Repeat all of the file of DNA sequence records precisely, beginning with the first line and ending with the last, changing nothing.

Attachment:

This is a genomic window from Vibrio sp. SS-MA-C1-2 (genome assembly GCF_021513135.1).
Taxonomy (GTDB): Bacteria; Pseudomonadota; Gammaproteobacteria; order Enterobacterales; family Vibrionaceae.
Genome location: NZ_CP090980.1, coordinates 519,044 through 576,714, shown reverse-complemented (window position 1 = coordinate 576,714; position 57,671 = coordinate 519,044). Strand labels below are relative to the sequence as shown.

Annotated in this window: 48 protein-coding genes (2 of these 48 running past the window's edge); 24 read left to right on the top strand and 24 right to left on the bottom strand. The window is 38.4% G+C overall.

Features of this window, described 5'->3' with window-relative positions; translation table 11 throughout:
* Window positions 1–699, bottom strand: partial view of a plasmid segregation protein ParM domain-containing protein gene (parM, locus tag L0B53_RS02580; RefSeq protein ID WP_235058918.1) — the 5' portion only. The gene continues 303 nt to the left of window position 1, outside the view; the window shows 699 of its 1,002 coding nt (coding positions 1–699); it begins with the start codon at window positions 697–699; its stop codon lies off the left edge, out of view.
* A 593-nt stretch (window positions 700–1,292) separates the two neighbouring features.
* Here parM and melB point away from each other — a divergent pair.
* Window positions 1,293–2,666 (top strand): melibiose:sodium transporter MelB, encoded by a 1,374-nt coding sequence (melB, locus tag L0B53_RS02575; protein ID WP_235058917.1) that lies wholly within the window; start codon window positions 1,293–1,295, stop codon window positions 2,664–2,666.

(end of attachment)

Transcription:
This is a genomic window from Vibrio sp. SS-MA-C1-2 (genome assembly GCF_021513135.1).
Taxonomy (GTDB): Bacteria; Pseudomonadota; Gammaproteobacteria; order Enterobacterales; family Vibrionaceae.
Genome location: NZ_CP090980.1, coordinates 519,044 through 576,714, shown reverse-complemented (window position 1 = coordinate 576,714; position 57,671 = coordinate 519,044). Strand labels below are relative to the sequence as shown.

Annotated in this window: 48 protein-coding genes (2 of these 48 running past the window's edge); 24 read left to right on the top strand and 24 right to left on the bottom strand. The window is 38.4% G+C overall.

Features of this window, described 5'->3' with window-relative positions; translation table 11 throughout:
* Window positions 1–699, bottom strand: partial view of a plasmid segregation protein ParM domain-containing protein gene (parM, locus tag L0B53_RS02580; RefSeq protein ID WP_235058918.1) — the 5' portion only. The gene continues 303 nt to the left of window position 1, outside the view; the window shows 699 of its 1,002 coding nt (coding positions 1–699); it begins with the start codon at window positions 697–699; its stop codon lies off the left edge, out of view.
* A 593-nt stretch (window positions 700–1,292) separates the two neighbouring features.
* Here parM and melB point away from each other — a divergent pair.
* Window positions 1,293–2,666 (top strand): melibiose:sodium transporter MelB, encoded by a 1,374-nt coding sequence (melB, locus tag L0B53_RS02575; protein ID WP_235058917.1) that lies wholly within the window; start codon window positions 1,293–1,295, stop codon window positions 2,664–2,666.